The Great American Government Fail


I’m hoping that by the time this post goes up our government will be back on track. If that’s the case ignore the remainder of this.

As I write this, though, partisan politics is still holding sway. There is a bright spot. According to Forbes, “More red states are affected by the government’s relentless shutdown than blue states.” So if the red states are starting to get pissed, I can only imagine a few Republicans may be rethinking their positions. Small businesses are hurting too. They usually go red. Maybe with pressure on at least one side of the argument a compromise can be reached.

Meanwhile, what exactly does it mean that the government is shut down?

I was traveling last weekend by plane and the TSA was in full force as evidenced by them spot checking at midnight at the South Bend airport.  This was a tiny airport, hardly significant in the spin of things, but the TSA was there ransacking our underwear and other unmentionables in search of guns, cocaine, and Burmese pythons.

My mail is coming to me regularly. It hasn’t even been late.

It makes me wonder how exactly the man in the street is touched when the government is shut down.

According to CNN, a lot of offices are only partially closed or even  fully open. Most offices you’ve heard of are partially open: Treasury, Commerce, Education. The unlucky, non-essential agencies that are totally closed include the Election Assistance Commission, Export-Import Bank, FDIC, EEOC, FCC, Smithsonian. The big one that’s got everyone’s panties in a bunch is the national park system. They’re all closed. Sounds silly that we’re upset. But because America doesn’t make anything anymore, a lot of us depend on tourism. So closing our parks is not just a quality of life problem. It’s the economy, stupid.

Of course shutting the FCC down can’t be all bad. Maybe we’ll be able to pirate some bandwidth now. Redistribute it to people with taste and overpower all that damn classic rock that’s polluting the airwaves.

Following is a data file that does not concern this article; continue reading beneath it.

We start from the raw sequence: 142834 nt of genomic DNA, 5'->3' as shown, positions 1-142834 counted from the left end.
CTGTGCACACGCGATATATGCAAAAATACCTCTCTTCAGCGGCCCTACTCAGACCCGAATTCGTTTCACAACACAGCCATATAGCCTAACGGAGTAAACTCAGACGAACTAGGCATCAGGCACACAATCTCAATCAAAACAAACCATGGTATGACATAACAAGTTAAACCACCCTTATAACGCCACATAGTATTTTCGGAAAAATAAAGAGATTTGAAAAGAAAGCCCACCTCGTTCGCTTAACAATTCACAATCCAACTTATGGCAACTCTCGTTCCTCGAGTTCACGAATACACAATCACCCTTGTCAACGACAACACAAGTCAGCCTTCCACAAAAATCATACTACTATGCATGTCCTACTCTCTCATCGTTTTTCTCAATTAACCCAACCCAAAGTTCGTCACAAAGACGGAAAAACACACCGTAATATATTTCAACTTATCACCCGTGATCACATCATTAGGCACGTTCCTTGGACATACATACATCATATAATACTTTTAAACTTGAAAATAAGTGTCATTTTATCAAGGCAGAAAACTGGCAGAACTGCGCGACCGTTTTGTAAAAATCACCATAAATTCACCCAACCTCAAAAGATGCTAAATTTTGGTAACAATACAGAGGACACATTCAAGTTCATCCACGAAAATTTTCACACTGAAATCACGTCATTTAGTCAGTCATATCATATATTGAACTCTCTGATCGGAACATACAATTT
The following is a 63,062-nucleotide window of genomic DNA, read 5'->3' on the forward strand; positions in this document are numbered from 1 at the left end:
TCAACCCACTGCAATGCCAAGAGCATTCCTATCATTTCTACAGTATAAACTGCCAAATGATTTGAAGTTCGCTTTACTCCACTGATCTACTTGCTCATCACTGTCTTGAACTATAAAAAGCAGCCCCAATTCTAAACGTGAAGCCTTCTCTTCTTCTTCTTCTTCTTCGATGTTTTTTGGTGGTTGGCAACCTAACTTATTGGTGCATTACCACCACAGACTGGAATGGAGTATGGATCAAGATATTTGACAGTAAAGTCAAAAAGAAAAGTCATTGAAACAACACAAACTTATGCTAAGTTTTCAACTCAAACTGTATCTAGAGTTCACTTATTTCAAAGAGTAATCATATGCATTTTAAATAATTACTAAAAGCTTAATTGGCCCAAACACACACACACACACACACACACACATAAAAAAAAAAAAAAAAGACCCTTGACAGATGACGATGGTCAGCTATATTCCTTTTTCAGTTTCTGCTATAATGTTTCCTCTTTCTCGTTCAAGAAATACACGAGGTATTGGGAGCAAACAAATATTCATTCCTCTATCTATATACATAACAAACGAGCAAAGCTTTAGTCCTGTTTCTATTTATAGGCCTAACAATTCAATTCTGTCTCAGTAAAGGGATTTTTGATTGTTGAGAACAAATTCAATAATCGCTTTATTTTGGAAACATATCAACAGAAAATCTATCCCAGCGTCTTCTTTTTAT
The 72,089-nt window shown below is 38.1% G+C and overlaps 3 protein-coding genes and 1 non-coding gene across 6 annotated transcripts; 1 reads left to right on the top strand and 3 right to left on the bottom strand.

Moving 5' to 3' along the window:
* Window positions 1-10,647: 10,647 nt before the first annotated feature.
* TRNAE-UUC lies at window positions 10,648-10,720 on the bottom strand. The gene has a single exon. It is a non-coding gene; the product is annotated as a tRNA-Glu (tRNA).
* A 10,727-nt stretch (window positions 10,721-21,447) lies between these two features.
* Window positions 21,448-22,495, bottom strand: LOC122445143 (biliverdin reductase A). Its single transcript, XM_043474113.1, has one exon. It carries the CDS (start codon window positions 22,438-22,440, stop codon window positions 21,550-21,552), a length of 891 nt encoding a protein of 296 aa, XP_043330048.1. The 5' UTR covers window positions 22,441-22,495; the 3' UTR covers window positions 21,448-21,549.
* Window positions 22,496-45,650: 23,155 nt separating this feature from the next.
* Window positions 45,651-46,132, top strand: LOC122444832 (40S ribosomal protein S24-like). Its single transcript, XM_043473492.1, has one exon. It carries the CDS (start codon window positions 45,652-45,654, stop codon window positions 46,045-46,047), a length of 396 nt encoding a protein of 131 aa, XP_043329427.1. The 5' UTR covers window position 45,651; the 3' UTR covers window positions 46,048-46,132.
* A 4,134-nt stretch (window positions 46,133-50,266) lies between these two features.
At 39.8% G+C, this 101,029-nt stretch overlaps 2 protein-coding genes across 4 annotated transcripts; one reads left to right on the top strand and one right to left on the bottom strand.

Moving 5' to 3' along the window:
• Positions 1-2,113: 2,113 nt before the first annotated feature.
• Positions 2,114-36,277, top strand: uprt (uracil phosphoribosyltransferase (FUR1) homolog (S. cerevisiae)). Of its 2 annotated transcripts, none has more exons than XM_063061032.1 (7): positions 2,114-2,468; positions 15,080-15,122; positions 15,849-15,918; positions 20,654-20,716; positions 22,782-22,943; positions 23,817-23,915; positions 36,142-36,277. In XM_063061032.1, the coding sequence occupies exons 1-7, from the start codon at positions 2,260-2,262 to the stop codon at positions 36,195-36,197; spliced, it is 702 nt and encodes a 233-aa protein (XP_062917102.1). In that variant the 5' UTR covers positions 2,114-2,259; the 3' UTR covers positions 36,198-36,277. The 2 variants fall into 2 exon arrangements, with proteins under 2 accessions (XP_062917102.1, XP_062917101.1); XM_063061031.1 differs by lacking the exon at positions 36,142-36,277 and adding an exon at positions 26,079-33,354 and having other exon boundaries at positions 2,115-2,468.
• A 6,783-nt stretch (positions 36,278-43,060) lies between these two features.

What worries me is the offices that are currently partially closed but will be totally closed if the impasse is not solved. This includes such things as the Commodity Futures Trading Commission. That’s scary. There’s so little oversight now. Not much more than Officer Obie and Deputy Fife stuffing hardcopy into filing cabinets no one will ever bother to look through. What will happen on the exchanges when it’s total anarchy?

I’m thinking this whole government shutdown is a plot hatched by the banks. They can’t stand all that mean-spirited regulation. They’d like to play even faster and looser with our money than they have been. I wouldn’t put it past them to orchestrate something like this. They’ve got all the power, right?

The NRC and OSHA are already closed down. Not that they make such a big difference in the day to day operations of anyone’s life. But they do make the huge corporations that run those big scary power plants and factories (what few there are)  safe. And if you live by a nuclear plant (which almost everybody does, considering the nature of the atmosphere, the jetstream, and prevailing winds) that’s something to think about. Do we really want those things operating without someone occasionally checking their crossed t’s and dotted i’s on the official reports? These things are run by the  whatever-you-can-get-away-with crowd. I mean have you seen the power that exists inside a radioactive atom? Me neither and I don’t want to.